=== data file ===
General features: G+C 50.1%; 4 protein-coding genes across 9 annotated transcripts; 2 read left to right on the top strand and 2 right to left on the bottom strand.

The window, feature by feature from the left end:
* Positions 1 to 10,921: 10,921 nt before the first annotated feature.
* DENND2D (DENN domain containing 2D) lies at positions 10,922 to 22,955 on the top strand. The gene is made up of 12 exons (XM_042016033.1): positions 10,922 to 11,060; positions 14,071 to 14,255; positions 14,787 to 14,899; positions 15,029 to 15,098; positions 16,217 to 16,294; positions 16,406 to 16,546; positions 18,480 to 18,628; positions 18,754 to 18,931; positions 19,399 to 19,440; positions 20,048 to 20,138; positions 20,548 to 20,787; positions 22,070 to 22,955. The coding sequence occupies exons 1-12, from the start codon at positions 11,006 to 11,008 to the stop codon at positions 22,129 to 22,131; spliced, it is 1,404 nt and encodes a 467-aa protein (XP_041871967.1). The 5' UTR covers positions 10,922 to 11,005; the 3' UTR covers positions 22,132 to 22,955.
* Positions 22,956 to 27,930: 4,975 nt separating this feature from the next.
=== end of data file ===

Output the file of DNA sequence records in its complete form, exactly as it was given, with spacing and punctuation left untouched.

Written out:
General features: G+C 50.1%; 4 protein-coding genes across 9 annotated transcripts; 2 read left to right on the top strand and 2 right to left on the bottom strand.

The window, feature by feature from the left end:
* Positions 1 to 10,921: 10,921 nt before the first annotated feature.
* DENND2D (DENN domain containing 2D) lies at positions 10,922 to 22,955 on the top strand. The gene is made up of 12 exons (XM_042016033.1): positions 10,922 to 11,060; positions 14,071 to 14,255; positions 14,787 to 14,899; positions 15,029 to 15,098; positions 16,217 to 16,294; positions 16,406 to 16,546; positions 18,480 to 18,628; positions 18,754 to 18,931; positions 19,399 to 19,440; positions 20,048 to 20,138; positions 20,548 to 20,787; positions 22,070 to 22,955. The coding sequence occupies exons 1-12, from the start codon at positions 11,006 to 11,008 to the stop codon at positions 22,129 to 22,131; spliced, it is 1,404 nt and encodes a 467-aa protein (XP_041871967.1). The 5' UTR covers positions 10,922 to 11,005; the 3' UTR covers positions 22,132 to 22,955.
* Positions 22,956 to 27,930: 4,975 nt separating this feature from the next.